A bumper crop of canola or wheat is bound to put a smile on your face.
But writing a cheque for replacing all the nitrogen used by that crop? Not so much.
And those cheques are only going to get bigger if the trend for N use continues on the same track it’s been on since the mid ’90s, said Mario Tenuta, a University of Manitoba soil scientist and one of the country’s leading experts on fertilizer use and 4R nutrient management.
Farmers in his province have been upping their N application by 1.2 pounds per acre for spring wheat, 1.1 lbs./acre for canola, and 1.5 lbs./acre for corn every year for the past quarter-century, he said during a recent webinar.
“Do a projection to the end of this century… we’re going to be well into the 200 pounds per acre for canola and 300 (lbs./acre) for grain corn,” Tenuta said with a laugh, adding that prospect is highly unlikely.
Nevertheless, the trend is a big factor why fertilizer tops the list of production costs. In his province, fertilizer accounts for 32 per cent of the cost of growing canola ($81 of $253), and 28 per cent for corn ($99 of $348) — with nitrogen making up most of that nutrient bill, he said.
It’s also why application rates need to be examined more closely, he said, calling rate “the forgotten R” in 4R nutrient management (which is putting the right rate of the right fertilizer on at the right time with the right placement).
“It’s something, particularly as researchers, that we’re not paying as much attention to as we should be,” said Tenuta, the senior Canada research chair in 4R nutrient management.
The rate dilemma
But determining the correct rate is literally tricky ground — it depends on the soil type, the amount of soil moisture at the time, how (and how deep) the fertilizer is placed, the crop, the weather after placement, how quickly the crop gets established, and many other factors.
However, there’s a payoff for producers who can successfully navigate that maze — the potential to use less nitrogen without sacrificing yield, Tenuta said during the webinar, which was presented by Glacier FarmMedia (the parent company of this paper).
He illustrated that point by outlining some of his latest research, which is focused on enhanced-efficiency fertilizers (EEFs). There are an increasing number of these products using a variety of methods to thwart the big four nitrogen thieves: Volatilization, nitrification, denitrification, and nitrate leaching.
“If we look at the environmental benefits of using these products, it’s really clear — it’s crystal clear — that these products work in reducing losses,” said Tenuta.
But evaluating the products on the agronomic side — because of the factors cited above — is much more complicated.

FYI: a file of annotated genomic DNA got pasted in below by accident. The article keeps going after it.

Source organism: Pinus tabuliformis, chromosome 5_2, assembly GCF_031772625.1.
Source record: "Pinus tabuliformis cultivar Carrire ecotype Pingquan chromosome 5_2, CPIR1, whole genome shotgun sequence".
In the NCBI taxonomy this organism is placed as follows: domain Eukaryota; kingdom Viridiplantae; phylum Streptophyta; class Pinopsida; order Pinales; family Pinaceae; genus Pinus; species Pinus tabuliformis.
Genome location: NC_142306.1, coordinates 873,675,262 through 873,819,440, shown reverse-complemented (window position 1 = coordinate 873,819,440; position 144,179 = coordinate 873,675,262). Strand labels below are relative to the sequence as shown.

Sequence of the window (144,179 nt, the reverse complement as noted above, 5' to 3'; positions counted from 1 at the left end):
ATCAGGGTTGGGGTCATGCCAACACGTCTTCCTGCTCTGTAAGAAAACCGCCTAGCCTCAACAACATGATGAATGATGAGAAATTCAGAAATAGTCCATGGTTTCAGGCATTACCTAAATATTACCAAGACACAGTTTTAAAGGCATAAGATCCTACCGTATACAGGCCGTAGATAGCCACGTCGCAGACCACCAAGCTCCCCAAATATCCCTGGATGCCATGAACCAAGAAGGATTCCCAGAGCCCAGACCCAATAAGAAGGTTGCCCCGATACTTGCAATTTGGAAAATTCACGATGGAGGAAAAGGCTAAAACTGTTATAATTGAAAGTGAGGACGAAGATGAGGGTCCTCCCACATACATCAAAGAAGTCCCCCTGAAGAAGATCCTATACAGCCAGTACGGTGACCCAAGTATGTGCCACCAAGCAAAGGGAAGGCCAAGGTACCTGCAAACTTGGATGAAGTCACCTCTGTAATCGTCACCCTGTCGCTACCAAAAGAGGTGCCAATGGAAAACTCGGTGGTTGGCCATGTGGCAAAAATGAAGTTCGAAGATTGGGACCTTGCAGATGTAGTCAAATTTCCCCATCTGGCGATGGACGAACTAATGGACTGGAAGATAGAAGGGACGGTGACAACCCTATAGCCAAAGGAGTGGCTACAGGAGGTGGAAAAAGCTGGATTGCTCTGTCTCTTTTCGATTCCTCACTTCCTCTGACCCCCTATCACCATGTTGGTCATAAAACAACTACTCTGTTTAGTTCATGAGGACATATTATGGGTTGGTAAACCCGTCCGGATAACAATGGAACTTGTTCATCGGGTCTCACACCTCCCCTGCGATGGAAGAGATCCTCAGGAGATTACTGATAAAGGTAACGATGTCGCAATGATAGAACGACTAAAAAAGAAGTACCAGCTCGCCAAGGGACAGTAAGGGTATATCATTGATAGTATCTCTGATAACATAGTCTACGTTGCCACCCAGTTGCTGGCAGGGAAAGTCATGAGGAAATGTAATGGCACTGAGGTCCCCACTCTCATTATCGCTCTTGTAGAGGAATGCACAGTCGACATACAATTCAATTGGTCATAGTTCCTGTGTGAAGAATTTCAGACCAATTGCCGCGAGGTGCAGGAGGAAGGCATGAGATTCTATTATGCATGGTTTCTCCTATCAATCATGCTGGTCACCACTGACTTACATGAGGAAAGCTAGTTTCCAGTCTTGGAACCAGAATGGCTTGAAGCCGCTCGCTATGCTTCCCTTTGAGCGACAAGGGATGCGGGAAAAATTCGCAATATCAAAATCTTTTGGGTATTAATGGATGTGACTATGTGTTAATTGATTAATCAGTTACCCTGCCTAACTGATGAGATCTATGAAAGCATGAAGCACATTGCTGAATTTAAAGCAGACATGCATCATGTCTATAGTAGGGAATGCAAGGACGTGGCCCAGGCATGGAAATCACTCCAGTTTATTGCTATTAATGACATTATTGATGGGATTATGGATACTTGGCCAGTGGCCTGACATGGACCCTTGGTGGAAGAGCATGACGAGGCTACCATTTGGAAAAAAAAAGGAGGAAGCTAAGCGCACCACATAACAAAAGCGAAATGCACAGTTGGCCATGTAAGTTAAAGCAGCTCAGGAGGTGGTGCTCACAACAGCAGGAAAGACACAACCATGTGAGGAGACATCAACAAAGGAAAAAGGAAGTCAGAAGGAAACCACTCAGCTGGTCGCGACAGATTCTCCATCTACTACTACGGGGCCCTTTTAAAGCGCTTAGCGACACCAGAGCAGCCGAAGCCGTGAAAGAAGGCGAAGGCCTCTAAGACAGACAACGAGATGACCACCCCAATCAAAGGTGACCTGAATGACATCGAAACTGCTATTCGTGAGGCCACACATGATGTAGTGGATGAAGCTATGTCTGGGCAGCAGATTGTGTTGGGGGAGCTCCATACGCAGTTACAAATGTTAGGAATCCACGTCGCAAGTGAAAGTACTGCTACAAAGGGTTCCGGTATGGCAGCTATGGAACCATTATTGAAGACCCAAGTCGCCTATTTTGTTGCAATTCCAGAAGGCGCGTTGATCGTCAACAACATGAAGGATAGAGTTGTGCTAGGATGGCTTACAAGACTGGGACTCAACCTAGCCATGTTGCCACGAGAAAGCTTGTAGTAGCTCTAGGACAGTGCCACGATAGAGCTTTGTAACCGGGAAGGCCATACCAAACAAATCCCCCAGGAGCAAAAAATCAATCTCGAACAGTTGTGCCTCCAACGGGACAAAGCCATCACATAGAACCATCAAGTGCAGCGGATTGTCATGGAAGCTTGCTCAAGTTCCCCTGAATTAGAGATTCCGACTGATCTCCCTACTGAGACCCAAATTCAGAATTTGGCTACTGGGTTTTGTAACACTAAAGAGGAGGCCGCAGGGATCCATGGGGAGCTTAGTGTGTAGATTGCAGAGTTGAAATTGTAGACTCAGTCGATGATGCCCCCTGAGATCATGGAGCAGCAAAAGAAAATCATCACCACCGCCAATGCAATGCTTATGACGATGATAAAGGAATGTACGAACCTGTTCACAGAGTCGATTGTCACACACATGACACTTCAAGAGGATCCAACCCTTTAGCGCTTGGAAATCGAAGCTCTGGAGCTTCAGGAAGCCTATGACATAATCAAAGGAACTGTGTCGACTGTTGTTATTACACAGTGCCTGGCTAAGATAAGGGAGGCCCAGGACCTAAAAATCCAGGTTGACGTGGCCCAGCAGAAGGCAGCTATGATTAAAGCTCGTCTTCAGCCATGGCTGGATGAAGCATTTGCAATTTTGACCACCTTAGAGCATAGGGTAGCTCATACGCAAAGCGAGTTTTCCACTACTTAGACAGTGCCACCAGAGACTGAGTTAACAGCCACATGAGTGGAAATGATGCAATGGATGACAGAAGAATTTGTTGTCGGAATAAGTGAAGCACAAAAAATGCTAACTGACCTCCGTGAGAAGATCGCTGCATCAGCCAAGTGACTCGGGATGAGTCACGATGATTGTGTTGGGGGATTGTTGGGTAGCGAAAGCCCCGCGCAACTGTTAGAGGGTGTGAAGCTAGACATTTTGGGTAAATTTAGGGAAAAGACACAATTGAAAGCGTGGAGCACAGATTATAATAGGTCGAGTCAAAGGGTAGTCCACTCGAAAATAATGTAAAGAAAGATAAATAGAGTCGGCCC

One way is to look at how much additional yield would be needed to justify the extra cost of EEF. Tenuta ran some numbers for a theoretical canola crop where 130 pounds of N per acre was applied. The cost for urea was $61 per acre, $70.20 for urease-treated urea, $72.80 for double-inhibitor urea, and $76.70 for polymer-coated urea.
If the canola fetched $12.70 per bushel, only “modest” additional yield would be needed — an extra three-quarters of a bushel for urease-treated urea, just under a bushel for double-inhibitor urea, and 1.23 additional bushels for polymer-coated urea.
But there’s a problem here as the recommended rates are designed to ensure a crop doesn’t lose yield because there’s not enough N.
“The recommendations for the rates are designed to give insurance,” said Tenuta. “You need to tailor your rates to your 4R use.”
But that’s easier said than done.
Using the same break-even analysis, he calculated that keeping the N cost at $61 for an acre of canola (that is, the cost of 130 pounds of urea), a producer could only apply 113 pounds of urease-treated urea, 109 pounds of double-inhibitor urea, and 104 pounds of polymer-coated urea.
“Most farmers would be very antsy about reducing their N rates by 20 per cent,” he said. “I don’t know too many who would say, ‘Yep, I’m going to do that.’”
Reducing the rate
But Tenuta also offered a third way — soil test post-harvest to see what’s left in the ground.
“If we’re using the 4Rs but we don’t change our rate and we don’t change our yield, we should be looking for higher residual nitrates,” he said. “You can use that as a tool. If you see high nitrates, you can say, ‘Hey maybe let’s do some adjustment here. Maybe I could have changed my rates.’
“So look at that. See if your fields are responding to that 4R. That will give you guidance.”
That was borne out by a 2019 study by one of Tenuta’s grad students. The trials found virtually no significant yield difference between plots given urea, ESN (a polymer-coated product) and SuperU (which has both urease and nitrification inhibitors).
But the two enhanced-efficiency fertilizers both left more residual nitrates in the soil.
“We used ESN, we used SuperU. We didn’t get better yields because of that but we get more nitrogen left in the ground because of that,” he said. “We probably could have reduced our nitrogen rates and not affected yield. That’s pretty cool.”
However, it’s just one study and, again, a host of factors come into play and many are specific to individual farms. For example, dry conditions and soils that take longer to warm in spring can affect available N from an enhanced-efficiency fertilizer, so blending it with straight urea might be needed.
And while there are many questions to be answered, Tenuta predicted that producers will be writing more cheques for enhanced-efficiency fertilizers — but also finding ways to make them pay.
“I really do see these products as being the way of the future,” he said. “I see more innovation happening with products and new inhibitors coming online. They’re going to be used more and more.”